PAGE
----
Microsoft immediate release to fix the exploit in recent Windows Zero-Day bug. The exploit affects Windows 8, 8.1, 10 and Windows Server systems.
The recent flaw was discovered by both Natalie Silvanovich and Travis Ormandy who are researchers for Google’s Project Zero. It exists in the Microsoft Malware Protection Engine and it allowed hackers to take complete control of a system remotely by the user sending an email. Usually exploits need to be open and executed to function, but this one is particularly nasty and simply receiving the message allowed the exploit to wreak havoc. The exploit could also work by encouraging the user to click on a link or accept an instant message.
The reason this bug required such urgent attention and control is because it takes advantage of the Microsoft Malware Protection Engine or MsMpEng, which has significant privileges and accessibility to the system. Hijacking a system allows a hacker to remotely install or delete software, intercept private documents or photographs, create administrative accounts with full access to the system or install additional malware on the system.
An exploit of this magnitude has the potential to be disastrous to individuals, schools and businesses alike. This bug could by triggered merely by the auto defender running a scan and detecting its presence. This creates a significant security risk for systems that run scheduled scans or have real-time protection enabled, meaning that they would be the most vulnerable to the hack. It’s also worth noting that the feature is enabled by default in Windows, which makes it extra dangerous since many users do not modify their system settings and allow the defaults to control how the operating system runs.
Cyber-security expert Graham Cluley acknowledged that a typical anti-virus program is designed to block these exploits before they’re able to reach the computer and give control to hackers. He told the BBC that this type of bug is exactly what hackers are aiming for because they can gain total control of the user’s computer remotely without explicit authorization.
Ormandy announced that the bug existed through his Twitter account by calling it “crazy bad.” A second tweet identified characteristics of the exploit including that it “works against a default install, don’t need to be on the same LAN, and it’s wormable.” A wormable exploit can replicate itself rapidly and spread to other systems on the network. Some small home networks have only a few devices, but large businesses or universities can have thousands of vulnerable systems exposed to the hack. This is probably a bit more information than the general public needed to know. Ormandy and Silvanovich did not give any additional details out in order to allow Microsoft to develop an appropriate fix.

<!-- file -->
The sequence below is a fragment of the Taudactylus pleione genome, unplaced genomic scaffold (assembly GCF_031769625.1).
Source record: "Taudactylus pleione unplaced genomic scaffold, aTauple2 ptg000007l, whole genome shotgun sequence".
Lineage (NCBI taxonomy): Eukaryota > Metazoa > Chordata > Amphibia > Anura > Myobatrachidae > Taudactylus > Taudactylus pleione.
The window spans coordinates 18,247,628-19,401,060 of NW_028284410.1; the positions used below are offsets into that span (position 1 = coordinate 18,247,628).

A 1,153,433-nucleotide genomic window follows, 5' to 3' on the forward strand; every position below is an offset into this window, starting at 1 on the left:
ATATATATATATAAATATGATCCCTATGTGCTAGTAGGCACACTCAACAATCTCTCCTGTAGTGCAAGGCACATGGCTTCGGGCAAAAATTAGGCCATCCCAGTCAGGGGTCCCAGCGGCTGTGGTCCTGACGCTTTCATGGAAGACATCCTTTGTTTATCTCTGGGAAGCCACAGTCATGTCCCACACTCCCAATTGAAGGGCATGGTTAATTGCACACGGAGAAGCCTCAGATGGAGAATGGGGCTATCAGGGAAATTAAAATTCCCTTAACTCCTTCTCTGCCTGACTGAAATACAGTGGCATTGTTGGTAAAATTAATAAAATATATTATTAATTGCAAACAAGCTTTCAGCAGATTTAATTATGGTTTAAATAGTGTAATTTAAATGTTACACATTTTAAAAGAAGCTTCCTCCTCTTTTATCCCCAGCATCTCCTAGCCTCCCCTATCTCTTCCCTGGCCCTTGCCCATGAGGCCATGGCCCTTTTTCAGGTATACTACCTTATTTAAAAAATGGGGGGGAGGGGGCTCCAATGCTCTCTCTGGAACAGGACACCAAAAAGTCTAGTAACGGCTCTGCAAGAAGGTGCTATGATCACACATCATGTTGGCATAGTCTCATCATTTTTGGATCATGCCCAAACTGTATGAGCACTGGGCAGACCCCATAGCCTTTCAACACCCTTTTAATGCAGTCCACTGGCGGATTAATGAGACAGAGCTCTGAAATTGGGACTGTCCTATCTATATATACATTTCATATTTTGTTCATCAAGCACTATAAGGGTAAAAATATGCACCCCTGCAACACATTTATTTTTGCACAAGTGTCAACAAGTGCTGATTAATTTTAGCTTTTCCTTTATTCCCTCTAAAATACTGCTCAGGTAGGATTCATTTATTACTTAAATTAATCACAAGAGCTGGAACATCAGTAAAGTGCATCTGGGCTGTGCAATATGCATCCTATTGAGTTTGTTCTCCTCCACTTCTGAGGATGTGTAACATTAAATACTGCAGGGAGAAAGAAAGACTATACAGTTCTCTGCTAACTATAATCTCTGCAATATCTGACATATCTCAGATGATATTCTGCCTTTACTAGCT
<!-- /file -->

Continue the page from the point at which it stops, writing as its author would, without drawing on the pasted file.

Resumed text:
I think @natashenka and I just discovered the worst Windows remote code exec in recent memory. This is crazy bad. Report on the way. ???
— Tavis Ormandy (@taviso) 6 May 2017
Cluley did mention that he found it risky for Project Zero to release the information about their find on Twitter before a fix was implemented. It could’ve had a more severe impact on the operating system if it wasn’t able to be patched as quickly as it was. This method of releasing information can potentially benefit the hackers. It’s not usually advisable to publish information about exploits because it makes it easier for hackers in the future to exploit the operating system.
Microsoft reacted quickly and released a patch that was sent to all computers running the tool. This update was pushed out a couple hours ahead of schedule. Microsoft typically releases a monthly update with all required patches and updates in one large download to eliminate the hassle of updating weekly or even daily. This exploit obviously warranted immediate attention and action. All individuals using the affected operating systems should immediately install the latest updates to ensure they don’t fall victim to the hack and risk their system’s security. Microsoft mentioned that there had been no reports of the exploit being used at the time, but time is of the essence and being pro-active to patch this bug prevented it from becoming a significant problem worldwide.
Still blown away at how quickly @msftsecurity responded to protect users, can’t give enough kudos. Amazing.
— Tavis Ormandy (@taviso) 9 May 2017
Times certainly have changed since the introduction of Windows and Microsoft’s handle of exploits. The quick patch reflects how times have changed with a greater reliance on technology for everyday activities. With the amount of personal information and tasks being conducted on computers on a regular basis, someone gaining control of another’s computer has detrimental effects on productivity and creates a significant privacy risk. Always install the latest updates when they’re released, especially if they’re marked as urgent because you never know if you’re going to be a target of these hackers.
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